Researchers Have Invented Earthquake-Resistant Concrete

The material has been engineered at the molecular scale for it to be strong, malleable and ductile just like steel.

Researchers from the University of British Columbia have created a new seismic-resistant, fibre-reinforced concrete. This new concrete will be applied as part of the seismic retrofit of an elementary school at Vancouver.

The researchers called the material eco-friendly ductile cementitious composite (EDCC). The material has been engineered at the molecular scale for it to be strong, malleable and ductile just like steel which is capable of enhancing its resistance to earthquakes of a seismically vulnerable structure when it is applied as a thin coating on the surfaces.

The material was subject to earthquake simulation tests using intensities as high as the magnitude 9.0-9.1 earthquake that struck Tohoku, Japan in the year 2011.

Source: University of British Columbia

“We sprayed a number of walls with a 10 millimetre-thick layer of EDCC, which is sufficient to reinforce most interior walls against seismic shocks,” PhD candidate in the department of civil engineering at UBC,  Salman Soleimani-Dashtaki said. “Then we subjected them to Tohoku-level quakes and other types and intensities of earthquakes—and we couldn’t break them.”

EDCC has been added as an official retrofit option British Columbia’s seismic retrofit program. The research teal will be working with contractors in the next few months to upgrade Dr. Annie B. Jamieson Elementary School in Vancouver.

Source: University of British Columbia

According to Advanced Education, Skills and Training Minister Melanie Mark. “This UBC-developed technology has far-reaching impact and could save the lives of not only British Columbians, but citizens throughout the world. The earthquake-resistant concrete is a great example of how applied research at our public universities is developing the next generation of agents of change. The innovation and entrepreneurship being advanced at all of our post-secondary institutions is leading to cutting-edge technologies and helping to create a dynamic, modern B.C. economy that benefits all of us.”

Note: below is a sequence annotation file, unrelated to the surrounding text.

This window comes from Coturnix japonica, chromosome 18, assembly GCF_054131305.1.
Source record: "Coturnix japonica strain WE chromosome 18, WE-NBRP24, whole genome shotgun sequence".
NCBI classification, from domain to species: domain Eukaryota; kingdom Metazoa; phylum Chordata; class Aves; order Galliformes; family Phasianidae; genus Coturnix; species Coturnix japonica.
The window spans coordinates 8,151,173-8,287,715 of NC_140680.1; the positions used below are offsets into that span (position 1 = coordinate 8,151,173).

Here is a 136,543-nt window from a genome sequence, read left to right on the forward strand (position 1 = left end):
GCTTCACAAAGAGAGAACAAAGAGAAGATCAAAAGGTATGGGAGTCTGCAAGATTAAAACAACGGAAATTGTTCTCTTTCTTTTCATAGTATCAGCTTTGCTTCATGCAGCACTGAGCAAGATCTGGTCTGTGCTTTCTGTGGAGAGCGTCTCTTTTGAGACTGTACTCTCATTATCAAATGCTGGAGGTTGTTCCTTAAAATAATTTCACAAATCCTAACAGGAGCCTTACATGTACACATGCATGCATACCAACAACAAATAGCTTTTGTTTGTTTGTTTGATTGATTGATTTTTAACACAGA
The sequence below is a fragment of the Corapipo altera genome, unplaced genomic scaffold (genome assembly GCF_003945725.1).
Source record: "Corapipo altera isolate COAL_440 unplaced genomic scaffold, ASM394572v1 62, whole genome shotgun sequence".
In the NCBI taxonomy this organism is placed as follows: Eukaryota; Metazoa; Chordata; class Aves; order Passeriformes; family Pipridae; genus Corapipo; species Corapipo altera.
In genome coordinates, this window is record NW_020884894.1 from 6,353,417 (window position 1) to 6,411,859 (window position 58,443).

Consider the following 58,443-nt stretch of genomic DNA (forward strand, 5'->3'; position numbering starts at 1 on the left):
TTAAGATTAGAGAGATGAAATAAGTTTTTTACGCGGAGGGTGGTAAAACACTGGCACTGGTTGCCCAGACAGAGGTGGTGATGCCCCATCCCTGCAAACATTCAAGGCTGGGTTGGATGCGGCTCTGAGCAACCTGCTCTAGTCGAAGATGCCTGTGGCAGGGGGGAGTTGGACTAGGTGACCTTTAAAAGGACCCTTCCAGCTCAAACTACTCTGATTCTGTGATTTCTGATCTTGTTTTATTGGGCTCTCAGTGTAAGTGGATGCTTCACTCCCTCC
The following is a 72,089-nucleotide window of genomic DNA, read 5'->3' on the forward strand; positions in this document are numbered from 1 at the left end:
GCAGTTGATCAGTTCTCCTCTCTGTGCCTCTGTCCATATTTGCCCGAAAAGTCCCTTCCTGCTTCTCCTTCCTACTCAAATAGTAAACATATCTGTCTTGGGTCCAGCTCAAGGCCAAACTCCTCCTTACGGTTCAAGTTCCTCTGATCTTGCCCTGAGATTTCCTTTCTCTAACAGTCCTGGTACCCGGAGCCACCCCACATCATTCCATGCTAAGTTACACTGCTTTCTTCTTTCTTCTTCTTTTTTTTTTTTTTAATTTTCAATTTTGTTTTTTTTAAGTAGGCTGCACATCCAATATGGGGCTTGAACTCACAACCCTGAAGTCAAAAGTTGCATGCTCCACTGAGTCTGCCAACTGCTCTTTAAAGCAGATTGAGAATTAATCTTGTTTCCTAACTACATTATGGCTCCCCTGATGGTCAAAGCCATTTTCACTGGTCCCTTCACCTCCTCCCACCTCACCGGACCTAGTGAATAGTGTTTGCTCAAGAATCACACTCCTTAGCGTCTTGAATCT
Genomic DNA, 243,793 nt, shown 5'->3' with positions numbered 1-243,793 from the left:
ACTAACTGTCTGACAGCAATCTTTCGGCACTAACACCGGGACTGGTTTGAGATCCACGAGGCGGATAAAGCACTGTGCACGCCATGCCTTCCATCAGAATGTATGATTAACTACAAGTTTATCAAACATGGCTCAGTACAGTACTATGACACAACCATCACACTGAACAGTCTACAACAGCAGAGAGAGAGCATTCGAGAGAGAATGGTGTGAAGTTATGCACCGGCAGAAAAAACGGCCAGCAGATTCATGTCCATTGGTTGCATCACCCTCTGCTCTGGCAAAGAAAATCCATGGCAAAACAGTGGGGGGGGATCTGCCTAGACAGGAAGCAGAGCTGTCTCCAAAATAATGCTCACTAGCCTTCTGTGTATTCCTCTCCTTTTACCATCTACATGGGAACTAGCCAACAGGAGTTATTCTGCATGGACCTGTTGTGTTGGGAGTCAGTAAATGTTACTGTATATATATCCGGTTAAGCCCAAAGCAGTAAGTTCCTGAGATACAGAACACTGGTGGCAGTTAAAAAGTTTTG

EDCC combines cement with flyash, polymer-based fibers as well as other industrial additives. According to University of British Columbia civil engineering professor Nemy Banthia, who supervised

Source: University of British Columbia

EDCC combines cement with polymer-based fibres, flyash and other industrial additives, making it highly sustainable, according to UBC civil engineering professor Nemy Banthia, who supervised the work. “By replacing nearly 70 per cent of cement with flyash, an industrial byproduct, we can reduce the amount of cement used,” said Banthia. “This is quite an urgent requirement as one tonne of cement production releases almost a tonne of carbon dioxide into the atmosphere, and the cement industry produces close to seven per cent of global greenhouse gas emissions.”

EDCC can also be applied in pipelines, pavements, blast-resistant structures, as well as industrial floors.

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  1. The major concern with this is that “flyash” (Seems to be misspelled here in the article at least twice. Should be “fly ash”.) is the world’s largest industrial pollutant. This seems to be more of an attempt to rid the world of its largest form of high-volume chemical pollution by making it a part of the work and living environment for people, assuming they use it for home and work construction. Doesn’t sound like a safe proposal.

Researchers Have Invented Earthquake-Resistant Concrete

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